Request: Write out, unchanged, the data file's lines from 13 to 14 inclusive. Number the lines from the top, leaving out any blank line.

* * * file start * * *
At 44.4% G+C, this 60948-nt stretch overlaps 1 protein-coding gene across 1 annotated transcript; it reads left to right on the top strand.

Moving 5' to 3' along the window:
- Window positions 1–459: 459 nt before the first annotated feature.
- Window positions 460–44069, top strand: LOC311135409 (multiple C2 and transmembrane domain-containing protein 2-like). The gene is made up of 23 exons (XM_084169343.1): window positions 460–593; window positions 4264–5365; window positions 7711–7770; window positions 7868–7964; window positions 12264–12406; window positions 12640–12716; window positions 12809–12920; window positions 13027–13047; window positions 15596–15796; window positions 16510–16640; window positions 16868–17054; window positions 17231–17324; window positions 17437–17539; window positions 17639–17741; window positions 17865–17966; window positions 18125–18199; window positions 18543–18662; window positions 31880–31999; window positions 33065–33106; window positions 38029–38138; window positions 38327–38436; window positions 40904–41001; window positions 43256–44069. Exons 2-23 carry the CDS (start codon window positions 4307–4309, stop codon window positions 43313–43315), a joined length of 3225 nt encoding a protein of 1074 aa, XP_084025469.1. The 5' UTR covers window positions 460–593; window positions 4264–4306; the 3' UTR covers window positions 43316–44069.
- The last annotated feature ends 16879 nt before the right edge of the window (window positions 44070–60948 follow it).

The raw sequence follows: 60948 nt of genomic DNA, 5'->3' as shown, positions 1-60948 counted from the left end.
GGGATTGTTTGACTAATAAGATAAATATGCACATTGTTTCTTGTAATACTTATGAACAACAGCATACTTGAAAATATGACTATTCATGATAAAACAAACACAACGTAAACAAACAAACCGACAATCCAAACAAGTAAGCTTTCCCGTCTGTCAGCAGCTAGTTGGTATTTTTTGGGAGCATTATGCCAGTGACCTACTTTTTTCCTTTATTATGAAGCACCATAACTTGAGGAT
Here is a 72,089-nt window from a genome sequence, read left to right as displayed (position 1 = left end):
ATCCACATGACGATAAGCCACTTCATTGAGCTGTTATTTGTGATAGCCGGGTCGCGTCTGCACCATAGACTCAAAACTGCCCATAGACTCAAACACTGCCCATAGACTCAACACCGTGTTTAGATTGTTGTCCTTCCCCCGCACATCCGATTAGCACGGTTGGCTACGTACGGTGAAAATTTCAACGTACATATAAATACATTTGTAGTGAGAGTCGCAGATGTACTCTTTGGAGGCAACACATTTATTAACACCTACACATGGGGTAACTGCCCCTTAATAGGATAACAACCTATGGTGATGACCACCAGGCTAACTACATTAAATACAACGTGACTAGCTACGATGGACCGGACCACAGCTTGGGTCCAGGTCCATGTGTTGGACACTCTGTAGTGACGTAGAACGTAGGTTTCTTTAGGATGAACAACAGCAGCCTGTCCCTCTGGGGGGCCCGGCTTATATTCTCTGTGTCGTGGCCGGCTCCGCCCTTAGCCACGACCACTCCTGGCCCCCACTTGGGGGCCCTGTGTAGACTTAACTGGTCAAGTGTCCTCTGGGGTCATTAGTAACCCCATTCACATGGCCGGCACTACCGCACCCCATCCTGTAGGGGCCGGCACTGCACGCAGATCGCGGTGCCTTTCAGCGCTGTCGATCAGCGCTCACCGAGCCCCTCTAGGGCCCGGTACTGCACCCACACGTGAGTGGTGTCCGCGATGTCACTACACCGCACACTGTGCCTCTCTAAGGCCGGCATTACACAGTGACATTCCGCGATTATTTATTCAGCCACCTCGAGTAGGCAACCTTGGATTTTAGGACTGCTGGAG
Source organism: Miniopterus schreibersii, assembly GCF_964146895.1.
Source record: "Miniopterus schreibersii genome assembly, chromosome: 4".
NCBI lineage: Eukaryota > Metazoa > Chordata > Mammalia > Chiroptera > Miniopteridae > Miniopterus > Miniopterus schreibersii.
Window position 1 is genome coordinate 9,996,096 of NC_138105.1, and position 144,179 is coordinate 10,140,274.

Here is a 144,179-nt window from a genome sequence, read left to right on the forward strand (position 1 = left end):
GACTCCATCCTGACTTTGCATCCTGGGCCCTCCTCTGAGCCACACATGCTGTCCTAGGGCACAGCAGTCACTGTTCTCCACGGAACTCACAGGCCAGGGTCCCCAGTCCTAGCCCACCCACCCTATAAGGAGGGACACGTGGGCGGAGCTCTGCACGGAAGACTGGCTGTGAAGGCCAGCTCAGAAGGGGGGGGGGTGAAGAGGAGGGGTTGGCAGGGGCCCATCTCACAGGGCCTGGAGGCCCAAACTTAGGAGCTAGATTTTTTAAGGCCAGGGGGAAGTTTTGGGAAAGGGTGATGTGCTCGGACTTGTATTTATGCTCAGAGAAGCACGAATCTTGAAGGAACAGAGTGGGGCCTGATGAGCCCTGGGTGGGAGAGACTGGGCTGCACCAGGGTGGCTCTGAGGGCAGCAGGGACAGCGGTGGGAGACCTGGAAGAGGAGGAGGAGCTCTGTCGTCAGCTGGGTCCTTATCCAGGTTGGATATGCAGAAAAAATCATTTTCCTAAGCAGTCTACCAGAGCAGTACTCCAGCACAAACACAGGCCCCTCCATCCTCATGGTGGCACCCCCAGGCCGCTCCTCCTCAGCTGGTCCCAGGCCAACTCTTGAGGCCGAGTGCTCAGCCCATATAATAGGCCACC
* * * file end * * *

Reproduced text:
Window position 1 is genome coordinate 9,996,096 of NC_138105.1, and position 144,179 is coordinate 10,140,274.

Here is a 144,179-nt window from a genome sequence, read left to right on the forward strand (position 1 = left end):